Credit: Florence Ion
I’m so happy to have finally found an Android Wear watch I like. The ZenWatch 2 isn’t perfect, but it’s managed to fill the void until other smartwatch makers start catching on that it’s really what a watch looks like that matters most.
Android Wear is still in its infancy, but that’s okay. It’s Google’s job to work on the software and pump it up with features that users will find helpful. And as Google is busy toiling away at that, the manufacturers are taking this time to figure out how to make a beautiful watch. In Asus’s case, it was ahead of the curve with the first-generation ZenWatch, and it’s still there with the second-generation ZenWatch 2.
Pretty, pretty, pretty good
The ZenWatch 2 comes in two sizes: a 1.63-inch version with a 400mAh battery pack, and a smaller 1.45-inch version with a 300mAh battery pack. The latter is meant for ladies, though that wasn’t made explicit when I first went hands on with the device. I asked Asus if they’d send me the smaller version to review and I’ve worn this watch almost every single day since I got it.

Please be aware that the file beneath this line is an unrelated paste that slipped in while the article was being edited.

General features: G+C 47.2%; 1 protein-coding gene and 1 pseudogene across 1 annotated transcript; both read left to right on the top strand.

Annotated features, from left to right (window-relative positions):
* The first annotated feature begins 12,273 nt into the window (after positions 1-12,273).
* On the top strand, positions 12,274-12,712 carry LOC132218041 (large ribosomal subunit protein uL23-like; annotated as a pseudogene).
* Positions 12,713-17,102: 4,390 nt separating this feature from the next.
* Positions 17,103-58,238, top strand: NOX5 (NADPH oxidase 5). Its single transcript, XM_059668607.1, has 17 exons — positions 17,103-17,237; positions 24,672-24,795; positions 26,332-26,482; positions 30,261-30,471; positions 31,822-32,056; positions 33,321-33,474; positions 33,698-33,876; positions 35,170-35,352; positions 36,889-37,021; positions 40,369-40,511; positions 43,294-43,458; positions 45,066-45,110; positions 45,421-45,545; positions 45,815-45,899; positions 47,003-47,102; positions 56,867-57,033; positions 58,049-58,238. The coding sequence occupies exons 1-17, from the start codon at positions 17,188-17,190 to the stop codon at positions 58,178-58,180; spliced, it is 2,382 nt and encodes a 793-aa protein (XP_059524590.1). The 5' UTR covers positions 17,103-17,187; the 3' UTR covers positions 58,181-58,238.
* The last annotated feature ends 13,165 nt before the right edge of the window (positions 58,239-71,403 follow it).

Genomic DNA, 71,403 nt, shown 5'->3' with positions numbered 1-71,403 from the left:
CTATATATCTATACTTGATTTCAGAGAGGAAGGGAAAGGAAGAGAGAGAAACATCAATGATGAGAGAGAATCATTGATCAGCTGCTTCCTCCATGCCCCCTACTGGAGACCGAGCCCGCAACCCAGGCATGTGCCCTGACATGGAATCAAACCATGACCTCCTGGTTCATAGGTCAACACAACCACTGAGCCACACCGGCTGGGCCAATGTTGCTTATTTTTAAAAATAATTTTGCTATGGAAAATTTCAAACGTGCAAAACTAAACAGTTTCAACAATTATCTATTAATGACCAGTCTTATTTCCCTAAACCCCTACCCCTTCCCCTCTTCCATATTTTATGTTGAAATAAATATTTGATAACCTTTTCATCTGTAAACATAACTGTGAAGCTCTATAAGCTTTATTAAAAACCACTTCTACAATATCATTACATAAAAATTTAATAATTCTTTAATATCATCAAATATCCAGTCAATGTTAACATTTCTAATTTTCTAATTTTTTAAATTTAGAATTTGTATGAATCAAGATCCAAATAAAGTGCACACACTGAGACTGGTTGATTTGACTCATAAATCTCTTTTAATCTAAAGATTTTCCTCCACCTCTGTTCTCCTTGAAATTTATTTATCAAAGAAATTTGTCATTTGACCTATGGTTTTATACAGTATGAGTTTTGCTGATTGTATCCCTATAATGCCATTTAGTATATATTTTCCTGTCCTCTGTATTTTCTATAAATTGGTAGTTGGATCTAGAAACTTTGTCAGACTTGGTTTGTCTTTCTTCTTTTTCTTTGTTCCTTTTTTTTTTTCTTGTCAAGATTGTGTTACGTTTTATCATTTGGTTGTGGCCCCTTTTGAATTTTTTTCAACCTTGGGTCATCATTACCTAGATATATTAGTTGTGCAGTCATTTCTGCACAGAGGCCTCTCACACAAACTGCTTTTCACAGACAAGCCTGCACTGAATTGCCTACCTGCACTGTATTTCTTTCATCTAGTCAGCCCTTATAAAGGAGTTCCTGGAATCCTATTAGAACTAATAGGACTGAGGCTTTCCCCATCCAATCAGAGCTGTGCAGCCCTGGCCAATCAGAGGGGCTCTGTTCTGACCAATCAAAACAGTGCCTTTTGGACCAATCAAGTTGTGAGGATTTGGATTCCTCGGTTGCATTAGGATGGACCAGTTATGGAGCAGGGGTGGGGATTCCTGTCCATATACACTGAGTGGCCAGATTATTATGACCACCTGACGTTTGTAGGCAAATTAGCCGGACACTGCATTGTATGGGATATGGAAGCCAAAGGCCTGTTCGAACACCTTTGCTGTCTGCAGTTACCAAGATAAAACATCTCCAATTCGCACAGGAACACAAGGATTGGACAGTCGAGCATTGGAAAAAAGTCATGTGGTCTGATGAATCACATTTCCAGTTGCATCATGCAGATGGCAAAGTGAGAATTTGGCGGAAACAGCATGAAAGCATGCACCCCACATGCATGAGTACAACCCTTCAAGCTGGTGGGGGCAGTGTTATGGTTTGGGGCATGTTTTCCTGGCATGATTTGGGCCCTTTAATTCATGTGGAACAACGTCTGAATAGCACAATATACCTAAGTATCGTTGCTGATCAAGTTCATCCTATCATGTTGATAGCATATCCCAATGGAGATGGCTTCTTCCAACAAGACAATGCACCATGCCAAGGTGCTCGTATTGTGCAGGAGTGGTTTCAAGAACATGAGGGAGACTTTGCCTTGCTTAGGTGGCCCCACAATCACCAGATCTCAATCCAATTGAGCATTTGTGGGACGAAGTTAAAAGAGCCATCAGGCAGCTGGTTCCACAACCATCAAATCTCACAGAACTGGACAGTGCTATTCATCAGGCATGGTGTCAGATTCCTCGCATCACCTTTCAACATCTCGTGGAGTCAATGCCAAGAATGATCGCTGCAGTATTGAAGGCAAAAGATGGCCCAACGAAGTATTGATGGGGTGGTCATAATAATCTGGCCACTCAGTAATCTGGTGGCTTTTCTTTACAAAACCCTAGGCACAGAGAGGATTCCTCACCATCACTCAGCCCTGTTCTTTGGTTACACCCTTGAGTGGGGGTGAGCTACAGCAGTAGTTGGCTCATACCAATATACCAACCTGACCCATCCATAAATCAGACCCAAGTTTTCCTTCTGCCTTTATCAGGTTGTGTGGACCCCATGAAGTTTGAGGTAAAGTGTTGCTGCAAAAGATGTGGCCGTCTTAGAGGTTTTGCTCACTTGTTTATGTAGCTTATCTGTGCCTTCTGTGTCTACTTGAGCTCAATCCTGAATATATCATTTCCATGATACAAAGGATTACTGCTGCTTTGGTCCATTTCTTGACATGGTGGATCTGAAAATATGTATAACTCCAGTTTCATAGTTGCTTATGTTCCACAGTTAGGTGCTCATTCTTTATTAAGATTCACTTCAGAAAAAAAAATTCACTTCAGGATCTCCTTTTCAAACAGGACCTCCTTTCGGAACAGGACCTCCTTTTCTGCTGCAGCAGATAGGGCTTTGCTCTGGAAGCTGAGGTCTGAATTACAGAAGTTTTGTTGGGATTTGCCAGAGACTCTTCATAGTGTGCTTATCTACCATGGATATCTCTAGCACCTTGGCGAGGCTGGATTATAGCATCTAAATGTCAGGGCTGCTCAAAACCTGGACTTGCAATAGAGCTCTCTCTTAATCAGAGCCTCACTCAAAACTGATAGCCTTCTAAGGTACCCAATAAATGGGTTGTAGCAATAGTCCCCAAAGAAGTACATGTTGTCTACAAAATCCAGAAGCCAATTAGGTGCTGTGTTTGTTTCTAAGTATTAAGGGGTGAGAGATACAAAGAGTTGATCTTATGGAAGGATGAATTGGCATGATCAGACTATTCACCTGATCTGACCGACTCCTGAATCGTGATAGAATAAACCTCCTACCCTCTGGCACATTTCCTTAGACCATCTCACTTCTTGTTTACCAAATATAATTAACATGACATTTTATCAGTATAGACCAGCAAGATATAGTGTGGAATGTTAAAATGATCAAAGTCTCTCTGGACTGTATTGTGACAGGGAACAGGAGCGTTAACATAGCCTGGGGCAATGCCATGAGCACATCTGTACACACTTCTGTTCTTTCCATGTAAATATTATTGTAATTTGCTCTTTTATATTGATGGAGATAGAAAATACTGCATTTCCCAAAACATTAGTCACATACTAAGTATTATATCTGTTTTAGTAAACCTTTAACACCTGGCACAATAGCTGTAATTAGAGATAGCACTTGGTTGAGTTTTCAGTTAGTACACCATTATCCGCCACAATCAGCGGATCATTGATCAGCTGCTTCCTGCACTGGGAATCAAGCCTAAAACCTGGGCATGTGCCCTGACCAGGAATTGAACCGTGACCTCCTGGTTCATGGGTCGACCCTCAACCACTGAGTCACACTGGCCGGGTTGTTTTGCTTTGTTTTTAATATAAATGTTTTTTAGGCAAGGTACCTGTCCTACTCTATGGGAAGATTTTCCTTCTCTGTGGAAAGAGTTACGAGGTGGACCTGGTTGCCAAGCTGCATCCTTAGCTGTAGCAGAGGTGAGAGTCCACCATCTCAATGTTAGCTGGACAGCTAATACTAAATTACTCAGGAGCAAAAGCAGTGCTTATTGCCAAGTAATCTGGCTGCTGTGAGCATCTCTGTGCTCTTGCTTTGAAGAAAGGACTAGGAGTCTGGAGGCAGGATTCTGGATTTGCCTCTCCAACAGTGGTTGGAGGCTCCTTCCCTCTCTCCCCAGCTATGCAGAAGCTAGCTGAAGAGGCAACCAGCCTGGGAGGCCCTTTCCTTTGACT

The ZenWatch 2 with the Raw Vegan Blonde watchface. Credit: Florence Ion
What do I like about the ZenWatch 2? It’s stylish. And even though its chassis is a bit thicker than your average wristwatch, it gets mistaken for the Apple Watch all the time. I also love that the default band is a pinkish neutral, so it matches most of my wardrobe. When I’d wear watches like the gold-toned LG Watch Urbane or the original black-on-black Moto 360, I felt like I was wearing something I’d borrowed from my Dad. With the ZenWatch 2, I feel like I’m wearing a watch that was actually made with me in mind.
The leather band is actually pretty comfortable. Credit: Florence Ion
The ZenWatch 2 comes in three colors: black, silver, and gold, with various styles of bands. There are ones with milanese loops and different colored leather bands—I’ve seen most in person, though the silver one is what I’ve got on.
The crown of the ZenWatch 2 is just a button. Credit: Florence Ion
There’s a crown on the right-side of the chassis that mirrors traditional watches, though all it does it turn the screen on and off (or press-and-hold to launch apps). It’s not as intrusive as the Watch Urbane’s crown, which would often dig into my wrist if the watch band was loose.
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